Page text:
So the CIA had actually collaborated with the plot against him hatched among other Dominican elites, providing guns, money, and its all-important blessing. “From a purely practical standpoint, it will be best for us … if the Dominicans put an end to Trujillo before he leaves this island,” the spy agency’s local station chief reported to his superiors late in 1960,

If I were a Dominican, which thank heaven I am not, I would favor destroying Trujillo as being the first necessary step in the salvation of my country and I would regard this, in fact, as my Christian duty. If you recall Dracula, you will remember it was necessary to drive a stake through his heart to prevent a continuation of his crimes. I believe sudden death would be more humane than the solution of the Nuncio who once told me he thought he should pray that Trujillo would have a long and lingering illness.

On May 30, 1961 (Spanish link), Trujillo’s car was ambushed on Avenida George Washington outside “Ciudad Trujillo” by members of his own armed forces, and riddled with gunfire. When the bullets stopped flying, Rafael Trujillo’s body was a bloody heap on the asphalt. Today, the spot is marked by a memorial plaque — commemorating not Trujillo, but the men who killed him.

That did for the dictator, but the larger aspiration of regime change experienced a little blowback.

Rather than a new dawn of liberalism and human rights, Trujillo’s son Ramfis seized power and vengefully went after his father’s killers. The Dominican Republic became prey thereafter to that familiar cycle of military coups and unstable juntas, leading a few years later to outright American occupation.

But before Trujillo fils was pushed out of the job, he had six of the assassins hunted down: two were killed resisting capture, and the other four put to death by firing squad on this date — their remains allegedly thrown to the sharks (pdf) after their executions.

There’s a BBC interview from spring 2011 with a surviving co-conspirator, Gen. Antonio Imbert, here.

On this day..

Entry Filed under: 20th Century,Assassins,Capital Punishment,Cycle of Violence,Death Penalty,Dominican Republic,Execution,History,Murder,Notable for their Victims,Shot,Soldiers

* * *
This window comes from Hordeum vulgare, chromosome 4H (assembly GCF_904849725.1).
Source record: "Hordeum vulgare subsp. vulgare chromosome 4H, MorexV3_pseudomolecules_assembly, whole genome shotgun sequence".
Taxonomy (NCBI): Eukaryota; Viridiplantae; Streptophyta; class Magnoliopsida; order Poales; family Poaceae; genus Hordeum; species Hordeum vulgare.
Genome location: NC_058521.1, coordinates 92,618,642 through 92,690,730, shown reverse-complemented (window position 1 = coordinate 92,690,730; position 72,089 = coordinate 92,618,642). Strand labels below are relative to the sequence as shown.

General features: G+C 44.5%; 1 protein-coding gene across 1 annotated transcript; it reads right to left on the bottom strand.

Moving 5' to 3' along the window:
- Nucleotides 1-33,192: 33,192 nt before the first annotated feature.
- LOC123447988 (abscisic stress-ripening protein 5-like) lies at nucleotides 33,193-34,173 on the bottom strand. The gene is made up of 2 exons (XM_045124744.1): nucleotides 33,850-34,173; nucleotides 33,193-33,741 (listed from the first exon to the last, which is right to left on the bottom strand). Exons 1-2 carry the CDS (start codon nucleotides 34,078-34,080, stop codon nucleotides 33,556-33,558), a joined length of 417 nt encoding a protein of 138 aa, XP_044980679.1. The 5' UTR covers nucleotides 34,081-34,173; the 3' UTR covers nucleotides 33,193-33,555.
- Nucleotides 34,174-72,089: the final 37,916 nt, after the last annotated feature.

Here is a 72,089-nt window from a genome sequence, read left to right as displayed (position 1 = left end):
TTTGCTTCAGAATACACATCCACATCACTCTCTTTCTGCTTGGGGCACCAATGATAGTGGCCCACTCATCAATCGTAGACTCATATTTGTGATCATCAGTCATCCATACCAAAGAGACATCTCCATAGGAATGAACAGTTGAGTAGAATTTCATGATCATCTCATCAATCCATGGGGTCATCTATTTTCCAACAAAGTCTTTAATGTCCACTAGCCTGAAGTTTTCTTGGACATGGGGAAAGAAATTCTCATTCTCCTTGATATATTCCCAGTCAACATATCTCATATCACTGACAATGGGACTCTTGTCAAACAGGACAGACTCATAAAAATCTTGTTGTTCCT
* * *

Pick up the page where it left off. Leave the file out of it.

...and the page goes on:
Tags: , , , , , , , ,

1961: José Isaías Constante Laureano, the last executed in Mexico

Add comment August 9th, 2011 Headsman

At dawn fifty years ago today, Jose Isaias Constante Laureano was shot in Saltillo, Coahuila for murder — the last application of capital punishment in Mexican history.

Laureano, an infantryman, died under military law for getting drunk and shooting dead two of his comrades in arms. (Spanish link; here’s another)

Though only formally abolished in 2005, capital punishment in Mexico simply dwindled away in the middle part of the century. The last civilian execution was all the way back in 1937. Mexico’s closest engagement with the death penalty these days has been protesting the dozens of cases of Mexican nationals condemned in the United States after being denied Vienna Convention rights of consular access.

Since past performance is no guarantee of future returns, nowhere is it written that the next five decades will also remain death penalty-free in Mexico. In fact, given the country’s wave of destructive drug war crimes, calls to restore the ultimate sanction have been heard from Coahuila’s own governor as well as from such unexpected quarters as Mexico’s Green Party.


Green Party pro-death penalty billboard in Mexico. (cc) image from Randal Sheppard.

On this day..

Entry Filed under: 20th Century,Capital Punishment,Common Criminals,Crime,Death Penalty,Execution,Mexico,Milestones,Murder,Ripped from the Headlines,Shot,Soldiers

Tags: , , , ,

Previous Posts


Calendar

October 2020
M T W T F S S
« Sep    
 1234
567891011
12131415161718
19202122232425
262728293031  

Archives

Categories

Execution Playing Cards

Exclusively available on this site: our one-of-a-kind custom playing card deck.

Every card features a historical execution from England, France, Germany, or Russia!